I was exchanging emails about Angus with Sam, who is originally from Bemidji, Minnesota.  And then he mailed and asked if I would like to house sit for him while he and his family are back in Minnesota for the month of July.  Sam teaches at Eton, the posh boarding school for boys founded in 1440 by Henry VI.  Sam lives in nearby Windsor, just west of London.

Of course I had to think about it—not.

I said yes, then got to thinking … why not take Lynn up on her invitation to let me to stay with her and Richard in Scotland?  August is a good month for weather up there.  And as long as I’m over there, why not try to get permission to work remotely, cut down to 80% time, stay the whole summer, and travel around on my time off? I could get to Croatia or Munich for a long weekend on cheap Ryanair flights.

I started making lists.  I could rent out my condo. What about my plants?  Could I invite a friend to visit me in Windsor?  Ask Sam.  Where would I stay in June—could I rent a canal boat on the Thames?  How close is Windsor to Highcleer Castle, where Downton Abbey was filmed?  Forward mail to Vince.  Cancel newspaper.  Would I store my car?  Put in remote work request.

Late Friday afternoon, I impulsively went on Craig’s List and contacted the first advertiser I found.  A couple from Minneapolis who retired to Florida wanted to be in the Twin Cities for the summer to visit their children and grandchildren.  I killed myself cleaning and arranging things on Saturday so I could take alluring photos of the condo.  We exchanged a lot of emails, and one of their daughters came by on Sunday to see the place.  They wanted in, and my condo association management company would manage the rental so I wouldn’t have to deal with an overflowing toilet from Scotland. With a renter I wouldn’t make a profit, but I wouldn’t lose money.  Everything was perfect!

Except, I didn’t yet have permission to work remotely.  That’s when the What Ifs set in.  We have lots of people who work remotely. But what if I was the first person my employer said no to?   Would I file a grievance?  That would be awful.  I could ask for an unpaid leave for the summer—would they grant it?  Could I afford that?  What if they said no to that?  Would I quit?  I can’t afford to quit!  I would have to tell the renters the deal was off.  And around and around my mind raced.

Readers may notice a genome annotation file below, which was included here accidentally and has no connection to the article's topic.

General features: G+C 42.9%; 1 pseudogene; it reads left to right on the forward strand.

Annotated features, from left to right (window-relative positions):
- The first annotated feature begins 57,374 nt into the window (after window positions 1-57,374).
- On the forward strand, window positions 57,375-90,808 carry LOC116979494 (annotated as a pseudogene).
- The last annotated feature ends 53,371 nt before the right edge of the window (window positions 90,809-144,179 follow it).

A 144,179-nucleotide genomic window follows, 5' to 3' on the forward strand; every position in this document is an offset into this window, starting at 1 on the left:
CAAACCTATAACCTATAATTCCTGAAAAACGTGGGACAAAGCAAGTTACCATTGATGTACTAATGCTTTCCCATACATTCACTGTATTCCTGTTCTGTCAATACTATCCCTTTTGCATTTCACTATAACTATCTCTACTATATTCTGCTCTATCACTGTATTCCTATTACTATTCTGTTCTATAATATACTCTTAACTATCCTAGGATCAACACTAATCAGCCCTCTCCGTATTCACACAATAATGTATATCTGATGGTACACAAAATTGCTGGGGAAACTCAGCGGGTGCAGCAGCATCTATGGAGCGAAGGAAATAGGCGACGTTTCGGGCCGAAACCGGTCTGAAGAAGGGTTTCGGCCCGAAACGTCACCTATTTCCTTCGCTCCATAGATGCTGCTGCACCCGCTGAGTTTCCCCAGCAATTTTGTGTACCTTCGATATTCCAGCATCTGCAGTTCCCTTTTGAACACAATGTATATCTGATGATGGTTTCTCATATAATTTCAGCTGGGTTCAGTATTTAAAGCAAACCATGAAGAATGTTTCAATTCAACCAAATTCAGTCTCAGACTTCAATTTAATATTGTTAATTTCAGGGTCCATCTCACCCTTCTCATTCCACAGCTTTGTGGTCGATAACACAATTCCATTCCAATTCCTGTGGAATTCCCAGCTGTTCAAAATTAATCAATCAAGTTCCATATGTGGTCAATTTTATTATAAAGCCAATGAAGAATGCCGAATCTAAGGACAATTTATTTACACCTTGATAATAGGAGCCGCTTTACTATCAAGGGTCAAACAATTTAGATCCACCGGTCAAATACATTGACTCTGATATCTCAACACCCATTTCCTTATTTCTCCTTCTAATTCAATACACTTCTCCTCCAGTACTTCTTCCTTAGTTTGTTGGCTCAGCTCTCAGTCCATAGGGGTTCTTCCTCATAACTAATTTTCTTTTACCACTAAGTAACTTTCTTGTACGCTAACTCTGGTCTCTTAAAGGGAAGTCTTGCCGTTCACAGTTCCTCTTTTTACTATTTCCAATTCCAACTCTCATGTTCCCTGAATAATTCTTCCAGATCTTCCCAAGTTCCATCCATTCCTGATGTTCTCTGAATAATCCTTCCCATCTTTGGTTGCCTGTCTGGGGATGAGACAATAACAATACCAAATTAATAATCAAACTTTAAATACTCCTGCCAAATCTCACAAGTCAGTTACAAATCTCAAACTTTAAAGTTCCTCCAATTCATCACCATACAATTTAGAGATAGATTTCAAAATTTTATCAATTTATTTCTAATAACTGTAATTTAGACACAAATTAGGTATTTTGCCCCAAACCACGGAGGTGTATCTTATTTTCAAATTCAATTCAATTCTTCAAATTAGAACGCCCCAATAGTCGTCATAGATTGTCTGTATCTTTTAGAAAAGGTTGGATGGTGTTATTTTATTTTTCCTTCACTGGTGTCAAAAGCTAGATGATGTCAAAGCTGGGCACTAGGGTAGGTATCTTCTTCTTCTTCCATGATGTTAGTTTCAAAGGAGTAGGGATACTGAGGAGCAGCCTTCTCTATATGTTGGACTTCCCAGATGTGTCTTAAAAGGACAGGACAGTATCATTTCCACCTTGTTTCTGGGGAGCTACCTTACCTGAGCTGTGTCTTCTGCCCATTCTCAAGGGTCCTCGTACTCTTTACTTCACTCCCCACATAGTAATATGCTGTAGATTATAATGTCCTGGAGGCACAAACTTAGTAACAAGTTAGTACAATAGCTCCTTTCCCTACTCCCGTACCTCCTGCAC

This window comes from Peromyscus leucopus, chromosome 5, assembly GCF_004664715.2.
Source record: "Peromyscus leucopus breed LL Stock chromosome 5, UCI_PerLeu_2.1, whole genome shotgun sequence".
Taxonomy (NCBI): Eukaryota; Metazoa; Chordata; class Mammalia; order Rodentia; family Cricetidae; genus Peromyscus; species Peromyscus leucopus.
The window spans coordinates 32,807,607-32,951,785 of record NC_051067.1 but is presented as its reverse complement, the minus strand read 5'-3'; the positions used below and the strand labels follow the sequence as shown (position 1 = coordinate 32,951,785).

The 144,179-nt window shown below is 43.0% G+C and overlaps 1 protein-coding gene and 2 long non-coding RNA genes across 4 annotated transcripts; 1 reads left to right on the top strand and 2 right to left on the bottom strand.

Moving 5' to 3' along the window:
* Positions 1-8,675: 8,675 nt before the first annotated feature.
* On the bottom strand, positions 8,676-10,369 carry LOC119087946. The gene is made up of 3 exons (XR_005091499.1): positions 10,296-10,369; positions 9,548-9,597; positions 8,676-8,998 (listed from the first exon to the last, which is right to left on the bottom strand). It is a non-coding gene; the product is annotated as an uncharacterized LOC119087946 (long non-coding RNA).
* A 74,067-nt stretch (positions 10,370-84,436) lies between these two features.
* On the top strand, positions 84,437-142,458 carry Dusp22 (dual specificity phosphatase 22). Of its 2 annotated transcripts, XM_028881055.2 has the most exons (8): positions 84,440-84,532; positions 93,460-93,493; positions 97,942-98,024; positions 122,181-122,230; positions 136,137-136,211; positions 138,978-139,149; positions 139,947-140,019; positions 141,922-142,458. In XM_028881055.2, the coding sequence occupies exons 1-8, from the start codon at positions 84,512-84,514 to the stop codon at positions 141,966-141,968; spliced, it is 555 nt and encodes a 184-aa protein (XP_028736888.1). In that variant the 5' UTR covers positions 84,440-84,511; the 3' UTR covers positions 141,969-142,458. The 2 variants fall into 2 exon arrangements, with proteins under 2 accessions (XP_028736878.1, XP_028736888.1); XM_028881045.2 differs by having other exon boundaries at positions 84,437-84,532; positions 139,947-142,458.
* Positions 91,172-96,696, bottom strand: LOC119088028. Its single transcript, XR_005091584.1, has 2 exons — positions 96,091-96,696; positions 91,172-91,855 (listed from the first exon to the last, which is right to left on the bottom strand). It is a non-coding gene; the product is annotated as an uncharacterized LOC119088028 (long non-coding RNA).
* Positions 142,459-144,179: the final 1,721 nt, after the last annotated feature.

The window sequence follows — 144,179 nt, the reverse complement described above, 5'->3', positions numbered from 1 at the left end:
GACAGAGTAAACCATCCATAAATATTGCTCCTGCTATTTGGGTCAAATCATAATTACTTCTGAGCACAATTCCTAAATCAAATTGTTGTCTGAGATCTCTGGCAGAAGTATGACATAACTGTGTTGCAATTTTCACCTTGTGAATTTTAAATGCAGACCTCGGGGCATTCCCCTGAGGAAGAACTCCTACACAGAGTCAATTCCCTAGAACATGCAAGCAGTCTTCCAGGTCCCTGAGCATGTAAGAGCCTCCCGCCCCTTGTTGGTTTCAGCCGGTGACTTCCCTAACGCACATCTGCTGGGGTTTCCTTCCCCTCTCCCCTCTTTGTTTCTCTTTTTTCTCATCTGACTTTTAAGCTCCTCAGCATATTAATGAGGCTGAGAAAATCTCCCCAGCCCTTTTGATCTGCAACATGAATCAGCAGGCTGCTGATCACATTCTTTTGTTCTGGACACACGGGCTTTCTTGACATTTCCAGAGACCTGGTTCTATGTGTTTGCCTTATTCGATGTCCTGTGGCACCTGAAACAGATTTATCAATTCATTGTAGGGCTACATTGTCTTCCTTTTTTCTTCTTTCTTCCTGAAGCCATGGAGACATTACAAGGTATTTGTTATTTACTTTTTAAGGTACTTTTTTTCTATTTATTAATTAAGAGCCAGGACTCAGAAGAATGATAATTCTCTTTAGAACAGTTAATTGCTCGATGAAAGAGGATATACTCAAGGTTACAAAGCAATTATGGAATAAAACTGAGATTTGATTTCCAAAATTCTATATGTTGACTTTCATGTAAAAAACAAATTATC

In the back of my mind, I think I knew all would be well.  Looking at the facts, there was no reason my employer would allow other people to work remotely—from North Carolina, South Africa, Los Angeles, Arizona, Italy, Colorado.  But the mind wants to be in charge.  My mind wanted to have answers, to have certainty, even if that meant a no.

My request was granted–no drama!–so away I go.

What We Don’t Know

One more post about prison stuff, then back to the European travelogue.

A couple organizations have been pushing legislation that would improve conditions in solitary confinement in Minnesota prisons.  We Minnesotans think we’re so progressive, and we are in many ways, but we are one of the worst abusers of seg, as testified to by the letter from a prisoner in my last post.  I read the bill and made some suggestions, like that a prisoner’s next of kin be notified when they are put in seg.  I was never notified when Vince was kept there for six days.  I’m sure the prison system would hate that, because they’d have all sorts of mad moms like me calling to demand what happened.  It’s a Republican controlled legislature now, so I’m keeping my expectations low.

If you think US prisons are bad (and they are), Lynn mailed me an article about UK prisons which shocked me—me, and I’ve written a hundred posts about prison.  The link isn’t publicly available, so I’ll recap it for you.

UK prisons are overcrowded and violent.  Assaults against guards and other prisoners are way up, there are riots and strikes, and there were 107 suicides and five homicides in 2016.

I assumed the violence was due to overcrowding, which was due to the same forces as in the US—harsh sentences, corporate interests, institutionalized racism and classism, poverty that causes people to use drugs and alcohol and to deal drugs, and an aging prison infrastructure.

Of course it’s complicated and there are underlying causes.  But the article attributes the violence directly to new “psychoactive substances” which have “dramatic and destabilizing effects.” They’re called names like “Spice” and “Black Mamba” and they can’t be detected in urine tests.

And this is where I laughed out loud: these drugs are being delivered by drones.  Yes, drones!  It’s kind of hilarious, until it’s your son, husband, or brother getting knifed in the kidney by someone who’s high out of his mind.

The US version of The Week ran an excerpt from a Bloomberg Businessweek article which profiled the founder of MyPillow.  Mike Lindell is a recovering addict and I give him lots of credit for that and for building his business.

However, all of his products are stamped with “Made in the USA.”  Lindell is a big Trump supporter and would probably cheer the cutting of government benefits to the poor, which is interesting since MyPillow has contracts for prison labor that must net them millions.